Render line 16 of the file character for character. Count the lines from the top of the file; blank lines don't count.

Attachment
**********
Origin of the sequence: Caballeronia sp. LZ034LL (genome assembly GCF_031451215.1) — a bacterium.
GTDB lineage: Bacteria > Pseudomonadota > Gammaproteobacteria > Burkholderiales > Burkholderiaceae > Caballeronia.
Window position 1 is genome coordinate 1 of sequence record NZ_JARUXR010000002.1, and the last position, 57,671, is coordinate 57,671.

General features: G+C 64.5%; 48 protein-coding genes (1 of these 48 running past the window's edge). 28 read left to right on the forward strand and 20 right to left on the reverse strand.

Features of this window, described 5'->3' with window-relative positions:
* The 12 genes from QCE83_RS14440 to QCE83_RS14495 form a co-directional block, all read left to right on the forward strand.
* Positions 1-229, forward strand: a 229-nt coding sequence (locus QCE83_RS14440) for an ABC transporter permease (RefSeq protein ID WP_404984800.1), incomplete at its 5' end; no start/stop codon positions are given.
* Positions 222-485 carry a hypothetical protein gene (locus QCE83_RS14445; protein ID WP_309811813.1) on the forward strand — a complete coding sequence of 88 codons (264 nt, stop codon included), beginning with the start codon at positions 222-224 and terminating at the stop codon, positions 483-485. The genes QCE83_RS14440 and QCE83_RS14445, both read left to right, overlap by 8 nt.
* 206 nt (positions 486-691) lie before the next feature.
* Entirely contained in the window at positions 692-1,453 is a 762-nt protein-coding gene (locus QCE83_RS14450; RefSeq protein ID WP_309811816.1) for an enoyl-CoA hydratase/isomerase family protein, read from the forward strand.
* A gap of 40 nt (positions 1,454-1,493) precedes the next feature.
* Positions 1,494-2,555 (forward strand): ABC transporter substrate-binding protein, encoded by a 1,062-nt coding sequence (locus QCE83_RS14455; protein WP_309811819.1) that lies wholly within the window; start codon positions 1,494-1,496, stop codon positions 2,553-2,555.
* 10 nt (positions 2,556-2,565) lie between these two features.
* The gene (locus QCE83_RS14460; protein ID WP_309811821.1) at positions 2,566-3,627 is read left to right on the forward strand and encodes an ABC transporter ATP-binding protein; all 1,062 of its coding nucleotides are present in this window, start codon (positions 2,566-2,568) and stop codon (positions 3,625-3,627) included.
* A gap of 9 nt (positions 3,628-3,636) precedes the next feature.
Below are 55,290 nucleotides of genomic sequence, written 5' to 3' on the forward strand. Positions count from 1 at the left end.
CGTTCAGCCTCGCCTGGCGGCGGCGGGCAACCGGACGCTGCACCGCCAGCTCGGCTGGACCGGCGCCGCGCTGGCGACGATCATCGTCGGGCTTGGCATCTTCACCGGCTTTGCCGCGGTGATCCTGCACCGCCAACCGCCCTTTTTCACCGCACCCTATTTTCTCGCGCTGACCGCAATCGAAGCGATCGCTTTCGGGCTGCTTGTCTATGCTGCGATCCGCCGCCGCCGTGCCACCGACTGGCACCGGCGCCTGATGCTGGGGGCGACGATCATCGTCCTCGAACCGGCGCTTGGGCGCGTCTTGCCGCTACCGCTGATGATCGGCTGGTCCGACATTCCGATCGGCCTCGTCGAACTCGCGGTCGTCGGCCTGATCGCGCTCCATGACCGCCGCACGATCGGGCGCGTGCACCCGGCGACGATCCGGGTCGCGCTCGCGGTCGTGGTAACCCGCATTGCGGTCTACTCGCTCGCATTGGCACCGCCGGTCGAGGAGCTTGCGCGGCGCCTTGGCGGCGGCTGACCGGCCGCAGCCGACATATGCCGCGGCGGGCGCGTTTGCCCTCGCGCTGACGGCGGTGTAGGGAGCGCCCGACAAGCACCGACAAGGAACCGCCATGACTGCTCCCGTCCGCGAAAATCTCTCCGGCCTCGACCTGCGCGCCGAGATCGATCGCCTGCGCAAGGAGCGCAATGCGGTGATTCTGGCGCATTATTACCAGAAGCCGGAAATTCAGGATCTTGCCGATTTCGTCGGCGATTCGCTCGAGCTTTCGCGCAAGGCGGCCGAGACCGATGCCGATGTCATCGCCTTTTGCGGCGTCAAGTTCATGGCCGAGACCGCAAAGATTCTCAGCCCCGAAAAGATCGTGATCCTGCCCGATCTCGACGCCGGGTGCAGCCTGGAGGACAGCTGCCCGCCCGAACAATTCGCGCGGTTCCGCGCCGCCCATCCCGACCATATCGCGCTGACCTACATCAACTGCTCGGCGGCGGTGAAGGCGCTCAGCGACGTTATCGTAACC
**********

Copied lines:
Below are 55,290 nucleotides of genomic sequence, written 5' to 3' on the forward strand. Positions count from 1 at the left end.